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Retaining Drivers is More Important Than Ever—Here’s What They Care About
Foley
6 mins read

It’s no secret that there’s a driver shortage—the trucking industry has been dealing with it for years.

And Post-COVID, the shortage is worse than ever: The American Trucking Associations (ATA) estimates the current driver shortage at 63,000, and warns that that number could nearly triple in the next five years.

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This is due to numerous factors: Many drivers have simply retired or left the industry because of the Drug & Alcohol Clearinghouse or due to COVID-related health concerns. The pandemic also meant the shuttering of many training schools and state department of motor vehicle locations for months on end, so the infusion of new drivers into the industry has all but stalled.

To recruit—and more importantly, keep—good drivers, carriers must understand driver needs and provide the benefits and culture they’re looking for. Those in the industry also recognize the importance of making systemic changes to reverse the dramatic numbers.

Differing Perspectives

Once again, the lack of drivers has been identified as the number one issue in the industry, according to The American Transportation Research Institute’s (ATRI’s) annual survey. The Institute’s large-scale report—whose respondents include motor carriers, commercial drivers and other industry stakeholders—also identifies driver compensation and driver retention among trucking’s top 10 issues.

However, as the ATRI points out, top-ranked issues for commercial drivers and motor carriers differ widely. For commercial drivers, company drivers, and owner-operators/independent contractors, driver compensation and truck parking were the top two concerns—whereas for motor carriers, the main concerns were driver shortage and driver retention.

Hire & Onboard Drivers

Other highly ranked driver concerns include detention/delay at customer facilities, hours-of-service (HOS), training standards, automated truck technology, the Compliance, Safety, Accountability (CSA) program, driver health and wellness, speed limiters, and the ELD mandate.

Other top-ranked carrier concerns, by contrast, centered around insurance cost/availability, Tort reform, the economy, transportation/infrastructure/congestion/funding and driver distraction. Carriers did share a top concern with drivers about the CSA and hours of service.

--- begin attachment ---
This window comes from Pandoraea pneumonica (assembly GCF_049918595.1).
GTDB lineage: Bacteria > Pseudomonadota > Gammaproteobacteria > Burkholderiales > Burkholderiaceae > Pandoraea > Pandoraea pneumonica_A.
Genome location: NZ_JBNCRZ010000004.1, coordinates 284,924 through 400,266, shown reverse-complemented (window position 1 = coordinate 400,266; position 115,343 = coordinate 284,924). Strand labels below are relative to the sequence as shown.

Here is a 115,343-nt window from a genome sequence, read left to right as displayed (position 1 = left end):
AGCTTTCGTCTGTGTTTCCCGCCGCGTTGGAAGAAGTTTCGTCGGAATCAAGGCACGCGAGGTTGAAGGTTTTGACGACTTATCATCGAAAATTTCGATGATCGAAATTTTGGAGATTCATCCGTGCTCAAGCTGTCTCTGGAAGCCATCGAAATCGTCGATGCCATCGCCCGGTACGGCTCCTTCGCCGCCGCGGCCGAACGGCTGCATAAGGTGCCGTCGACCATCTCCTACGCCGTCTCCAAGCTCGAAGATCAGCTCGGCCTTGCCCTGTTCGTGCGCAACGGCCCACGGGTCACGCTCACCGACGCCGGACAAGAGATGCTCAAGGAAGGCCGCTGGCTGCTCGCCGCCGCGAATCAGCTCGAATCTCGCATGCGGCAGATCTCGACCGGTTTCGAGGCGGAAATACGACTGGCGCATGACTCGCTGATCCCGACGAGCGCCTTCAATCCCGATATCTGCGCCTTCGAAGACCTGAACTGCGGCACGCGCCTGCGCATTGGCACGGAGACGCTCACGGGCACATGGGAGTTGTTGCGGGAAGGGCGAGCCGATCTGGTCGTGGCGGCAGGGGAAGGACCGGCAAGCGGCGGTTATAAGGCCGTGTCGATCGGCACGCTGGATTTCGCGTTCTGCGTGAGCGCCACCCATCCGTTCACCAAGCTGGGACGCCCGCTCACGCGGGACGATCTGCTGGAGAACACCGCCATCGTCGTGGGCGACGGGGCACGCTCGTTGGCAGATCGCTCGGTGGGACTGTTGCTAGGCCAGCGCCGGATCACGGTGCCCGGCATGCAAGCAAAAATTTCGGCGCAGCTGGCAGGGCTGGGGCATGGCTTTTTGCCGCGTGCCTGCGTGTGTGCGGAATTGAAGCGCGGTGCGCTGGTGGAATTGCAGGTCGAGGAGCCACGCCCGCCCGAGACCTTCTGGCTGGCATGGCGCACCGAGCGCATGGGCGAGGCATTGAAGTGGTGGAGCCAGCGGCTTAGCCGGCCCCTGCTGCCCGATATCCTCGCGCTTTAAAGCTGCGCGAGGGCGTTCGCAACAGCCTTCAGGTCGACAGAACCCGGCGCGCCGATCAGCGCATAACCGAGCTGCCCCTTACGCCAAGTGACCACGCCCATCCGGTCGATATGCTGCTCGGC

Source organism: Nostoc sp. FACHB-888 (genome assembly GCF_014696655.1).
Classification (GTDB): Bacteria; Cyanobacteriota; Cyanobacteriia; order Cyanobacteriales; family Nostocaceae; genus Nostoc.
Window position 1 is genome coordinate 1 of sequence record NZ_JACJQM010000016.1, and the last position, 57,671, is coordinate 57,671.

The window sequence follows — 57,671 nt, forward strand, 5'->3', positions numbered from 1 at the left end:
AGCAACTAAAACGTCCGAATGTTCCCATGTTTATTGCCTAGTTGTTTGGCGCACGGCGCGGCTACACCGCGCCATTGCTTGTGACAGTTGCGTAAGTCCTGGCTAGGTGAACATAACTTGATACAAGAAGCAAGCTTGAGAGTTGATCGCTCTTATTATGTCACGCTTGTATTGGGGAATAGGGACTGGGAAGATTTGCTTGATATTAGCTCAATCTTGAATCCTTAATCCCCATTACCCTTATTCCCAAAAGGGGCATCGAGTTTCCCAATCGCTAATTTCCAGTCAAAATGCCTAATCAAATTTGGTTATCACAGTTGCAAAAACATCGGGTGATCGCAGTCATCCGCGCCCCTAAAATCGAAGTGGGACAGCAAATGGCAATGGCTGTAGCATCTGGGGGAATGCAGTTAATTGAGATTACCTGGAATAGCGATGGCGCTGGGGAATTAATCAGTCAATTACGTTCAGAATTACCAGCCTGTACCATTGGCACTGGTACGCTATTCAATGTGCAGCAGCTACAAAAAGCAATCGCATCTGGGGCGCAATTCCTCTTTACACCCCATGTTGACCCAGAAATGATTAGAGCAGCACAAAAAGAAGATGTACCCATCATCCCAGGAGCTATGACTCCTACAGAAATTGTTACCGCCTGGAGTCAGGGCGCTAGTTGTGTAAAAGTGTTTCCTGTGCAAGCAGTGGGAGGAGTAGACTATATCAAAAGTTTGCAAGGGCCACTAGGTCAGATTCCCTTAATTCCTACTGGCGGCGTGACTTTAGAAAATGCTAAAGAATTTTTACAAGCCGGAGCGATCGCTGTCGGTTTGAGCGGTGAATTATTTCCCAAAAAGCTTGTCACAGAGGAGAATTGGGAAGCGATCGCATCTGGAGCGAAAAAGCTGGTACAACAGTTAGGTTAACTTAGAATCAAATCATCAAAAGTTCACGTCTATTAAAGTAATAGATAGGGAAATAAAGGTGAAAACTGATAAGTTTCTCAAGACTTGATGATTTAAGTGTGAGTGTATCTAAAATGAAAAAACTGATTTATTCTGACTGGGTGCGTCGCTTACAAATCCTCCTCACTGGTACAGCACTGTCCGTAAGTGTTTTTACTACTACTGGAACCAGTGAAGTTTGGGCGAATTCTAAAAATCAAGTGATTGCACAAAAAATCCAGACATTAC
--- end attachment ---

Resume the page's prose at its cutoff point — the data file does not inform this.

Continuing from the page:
What Do Drivers Want?

As the above would suggest, carriers should carefully consider the issues that pop up on the ATRI’s list of top driver issues each year so that they can make them a priority in their business.

Not surprisingly, many drivers link the shortage largely to compensation. According to the ATA’s latest Driver Compensation analysis, the average annual pay for a national truckload solo van driver was $58,000 in 2019.

Raising pay and offering sign-on bonuses are clearly good first steps, but research also shows that drivers are looking for a positive workplace culture and an employer that cares about their wellbeing. Some carriers have started health and wellness programs focused on improving drivers’ quality of life on the road and at home. Speaking of which, many drivers are looking for a company that provides them more home time so they can improve their work-life balance.

Other factors to consider: Offering quality health insurance, life insurance, and retirement plans and paid holidays and leave time. Carriers are also exploring new and expanded pay models—whether those be salaried, hourly, per-load or percentage-of-load.

It might also be beneficial to financially incentivize drivers for safety, fuel economy and trip productivity performance. In a 2019 study by the ATRI, respondent fleets said they gave out average annual safety bonuses of $1,238.

Most importantly, listen to your drivers and appreciate and incorporate their feedback. After all, they’re the ones who know best about their needs, wants, and goals.

Proposed Solutions

 Considering an overall aging workforce—27% of truckers are 55 or older—the majority of ATRI survey respondents called for getting younger drivers behind the wheel faster by making it possible for those age 18-20 to operate commercial motor vehicles in interstate commerce. As in the past, the report proposed the creation of an apprenticeship program to attract, train and retain younger drivers. This aligns with the DRIVE-Safe Act, which provides a framework for an apprenticeship program including hours of training, technology use and performance benchmarks.

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Because drivers listed hours of service as a top concern, respondents also proposed quantifying the relationship between safety technology deployment—cameras, speed limiters, active braking systems—and driver satisfaction and retention.

Other proposals included expanding recruitment of female and minority drivers—which respectively represent 6.7% and 41.5% of the workforce—analyzing truck driver compensation in relation to competing employment sectors (such as construction), and researching and assessing new and expanded pay models and the effectiveness of financially incentivizing drivers for performance.

Need help recruiting and onboarding drivers? Have general compliance questions and concerns? Contact Foley today!

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